DanceView Times, San Francisco Bay Area edition
Plucky Oakland Ballet Snaps Back
Although it was not a great evening at the ballet, there were several truly beautiful moments at last Friday's performance at the Paramount Theater of Oakland Ballet's Program II. This was a mixed rep show that had been postponed, due to weak ticket sales—it had been scheduled to run in October—and was doubled up with Program III, which finished out the weekend. Everything that was lovely happened before the intermission.
Three short pieces formed the first half—a pas de quatre, a pas de trois, and a pas de deux, each one interesting, distinctive, musical, and beautifully danced. The finale was a deconstruction of Revelations, to deconstructed Gospel music that had only a fabulous lighting system (by Michael Korsch) and some sexy costumes going for it. THe dancers knocked themselves out trying to do Dwight Rhoden's thankless choreography, but they didn't get the hang of it—if there is a hang to get. More of that anon.
The Paramount charges a considerable fee for use. It made sense to cut the losses—mixed-reps often draw poorly—and happily there was a good house for Friday night's show. The theater is an enormous Art Deco movie palace that was refurbished a few decades ago and has been the "home" of the Oakland Ballet since the '70's. An interesting sign of just how good the little Oakland Ballet was, back when they were dancing at Laney College Theater and other such venues, was the revival of a ballet from their early days—from 1961, in fact: a version of Satie's Trois Gymnopedies, by the founding artistic director, Ronn Guidi. It was originally premiered at the Raoul Pausé Dance Studio in Oakland— but it projects magnificently and would look good on a stage as big as the Bolshoi's. Guidi's setting came three years before Ashton's, and though it is not a work of genius like Ashton's, it IS a mysterious and hauntingly musical setting of the music.
Like Ashton, Guidi presents the dancers in unitards by moonlight; the dance is made up of simple shifts of weight and huge ronde de jambes, which have uncannily equal value. As with Ashton, you never know what's coming next; the whole thing is mysterious, molto molto legato, stretched and pulled like liquid breath. Also like Ashton, Guidi used the strong accent on the second count that makes the three valses tristes sound like mazurkas. He shifts the impulse so that sometimes the new phrase seems to be in duple meter, sometimes in triple. A huge extension starts before you know it—memorably from turned-in passé, so the whole thigh opens up and extends out and around and melts into supported adagio pirouettes that end after you expect them to. The invention just keeps coming. It's a beautiful dance, and Jenna Johnson was quietly sensational as the first lady.
All four dancers were marvelous in Amy Siewert's fine short study in hyperballet, Monopoly, which was created for American Repertory Ballet of Princeton and had its Oakland Ballet premiere and so far only performance that night. Three men and a woman, all in business suits, lunged, whirled, and darted through curious trajectories to music of Henryk Gorecki until a little red dress descended from the heavens—whereupon Erin Yarborough made an exit, and came back in it for a pas de deux.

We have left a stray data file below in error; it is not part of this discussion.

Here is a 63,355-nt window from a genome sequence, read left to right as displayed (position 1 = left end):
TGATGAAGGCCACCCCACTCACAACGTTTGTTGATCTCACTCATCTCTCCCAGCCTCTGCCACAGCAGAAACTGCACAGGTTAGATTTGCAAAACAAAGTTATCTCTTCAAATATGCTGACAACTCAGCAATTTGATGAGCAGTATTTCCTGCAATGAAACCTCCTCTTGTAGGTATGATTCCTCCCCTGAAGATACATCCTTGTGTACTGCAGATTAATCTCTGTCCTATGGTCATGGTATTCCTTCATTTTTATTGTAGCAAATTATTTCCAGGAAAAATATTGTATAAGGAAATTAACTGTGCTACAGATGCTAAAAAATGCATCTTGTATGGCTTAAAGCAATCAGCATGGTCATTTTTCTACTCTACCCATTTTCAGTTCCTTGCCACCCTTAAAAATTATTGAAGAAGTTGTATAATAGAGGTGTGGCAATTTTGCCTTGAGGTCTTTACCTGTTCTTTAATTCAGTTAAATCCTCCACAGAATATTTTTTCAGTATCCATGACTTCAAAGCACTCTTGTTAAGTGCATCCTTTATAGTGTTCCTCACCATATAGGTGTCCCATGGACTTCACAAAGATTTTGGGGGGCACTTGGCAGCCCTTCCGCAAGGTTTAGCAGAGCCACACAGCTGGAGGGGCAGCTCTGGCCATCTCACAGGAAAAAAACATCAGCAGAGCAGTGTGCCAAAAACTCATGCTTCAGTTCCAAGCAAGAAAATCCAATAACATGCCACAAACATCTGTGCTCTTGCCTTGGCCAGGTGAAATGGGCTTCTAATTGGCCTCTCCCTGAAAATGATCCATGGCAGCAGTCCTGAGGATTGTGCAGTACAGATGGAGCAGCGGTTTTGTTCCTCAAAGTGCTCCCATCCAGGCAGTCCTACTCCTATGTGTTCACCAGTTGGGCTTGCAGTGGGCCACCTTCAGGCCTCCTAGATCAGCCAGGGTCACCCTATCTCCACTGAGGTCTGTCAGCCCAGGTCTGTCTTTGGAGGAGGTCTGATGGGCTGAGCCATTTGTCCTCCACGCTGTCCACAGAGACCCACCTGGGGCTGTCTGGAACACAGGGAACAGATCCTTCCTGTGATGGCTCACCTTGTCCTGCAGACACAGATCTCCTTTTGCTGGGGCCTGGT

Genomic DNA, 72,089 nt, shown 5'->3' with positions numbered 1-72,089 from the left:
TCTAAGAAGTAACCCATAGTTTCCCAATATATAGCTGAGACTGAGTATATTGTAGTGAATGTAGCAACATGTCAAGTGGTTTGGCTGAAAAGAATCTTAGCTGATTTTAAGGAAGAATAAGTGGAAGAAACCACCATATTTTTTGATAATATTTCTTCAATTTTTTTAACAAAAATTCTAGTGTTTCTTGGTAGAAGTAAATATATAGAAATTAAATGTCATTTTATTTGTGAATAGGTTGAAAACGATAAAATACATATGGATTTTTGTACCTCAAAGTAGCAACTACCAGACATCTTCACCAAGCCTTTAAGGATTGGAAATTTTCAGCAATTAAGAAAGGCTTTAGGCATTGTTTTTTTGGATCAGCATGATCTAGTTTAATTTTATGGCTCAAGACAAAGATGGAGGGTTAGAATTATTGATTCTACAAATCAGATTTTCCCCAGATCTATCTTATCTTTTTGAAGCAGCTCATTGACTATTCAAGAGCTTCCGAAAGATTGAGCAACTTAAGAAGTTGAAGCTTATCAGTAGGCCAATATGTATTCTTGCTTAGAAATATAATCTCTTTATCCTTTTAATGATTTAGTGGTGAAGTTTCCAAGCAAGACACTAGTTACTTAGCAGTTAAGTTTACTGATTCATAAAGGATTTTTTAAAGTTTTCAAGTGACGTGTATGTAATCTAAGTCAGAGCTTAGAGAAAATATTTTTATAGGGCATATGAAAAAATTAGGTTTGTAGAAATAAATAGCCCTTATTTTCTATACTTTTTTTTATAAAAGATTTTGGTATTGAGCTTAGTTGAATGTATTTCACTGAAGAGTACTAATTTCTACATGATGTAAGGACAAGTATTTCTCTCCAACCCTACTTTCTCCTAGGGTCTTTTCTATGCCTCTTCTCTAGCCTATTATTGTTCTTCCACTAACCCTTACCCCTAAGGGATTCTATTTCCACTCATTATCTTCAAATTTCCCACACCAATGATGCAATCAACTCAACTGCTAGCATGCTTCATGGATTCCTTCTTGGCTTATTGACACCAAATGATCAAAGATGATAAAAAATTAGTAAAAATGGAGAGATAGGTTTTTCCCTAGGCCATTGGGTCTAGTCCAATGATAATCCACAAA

Ms Seiwert is a strong dancer in Michael Smuin's company who's been choreographing in the manner of Alonzo King with considerable success for some time. Her new work on the first Summerfest program last summer was quite a hit. She has said that Monopoly is about the price of success in the corporate world, but I felt no need to understand any story. The movement was delicious, the mood interesting, and Ms. Yarborough was especially fine. Junichi Fukuda, Carlos Ventura, and Gabriel Williams managed to find distinctive ways of making themselves felt while working in a beautifully achieved unison.
The loveliest thing all evening, though, was the way Julie Steinberg played Alban Berg's "Opus 1" piano sonata. It's a luminous impressionistic work, and to it Gloria Contreras has set a pas de deux for a couple in flesh-colored unitards that feels like it could be called Pelleas and Melisande (its real title is Opus 45). He spends a lot of time on the floor, sitting on his heels, kneeling, lying supine, in a genuflection, whatever, and their whole relationship seems to be peculiarly tender, mutually worshipful, and doomed. There's one piercingly beautiful moment when Gabriel Williams is kneeling center-stage, reaches towards her, and she (Cynthia Sheppard) comes to him on the diagonal and puts her hip-bones in his hands-it's somehow like that moment in Giselle where she bourrées up to him from behind and leans in arabesque against his shoulder.
I wish I had something good to say about Glory Fugue, the long piece which came after intermission, but it just seems an exploitation of everybody concerned. Sanctimonious but sleazy. Mahalia Jackson is the only one to come through unscathed; even layering Philip-Glass-ish arpeggiation over her magnificent performance of "Precious Lord" couldn't sink her mighty ship of Zion. Whoever did the musical adaptation was not credited in the program—maybe they did not want the credit. It was sumptuously produced, but full of idiot detail, like a nine-piece suit.
The dancers did not fare well. They're pawns in a huge spectacle, and essentially they have to vogue—hit this pose, hit that one, usually with a quirky arm movement that initiates the step (the upper-body equivalent of a double battu before taking a piqué). For some reason, Rhoden uses effacée attitude a LOT, and it was a rare occurrence when the dancers achieved an acceptable line, or looked like they'd been given any sufficient reason by the choreographer to try.
Photo: Erin Yarborough at the dress rehearsal of Amy Seiwert's Monopoly. Photo credit: Andy Mogg.
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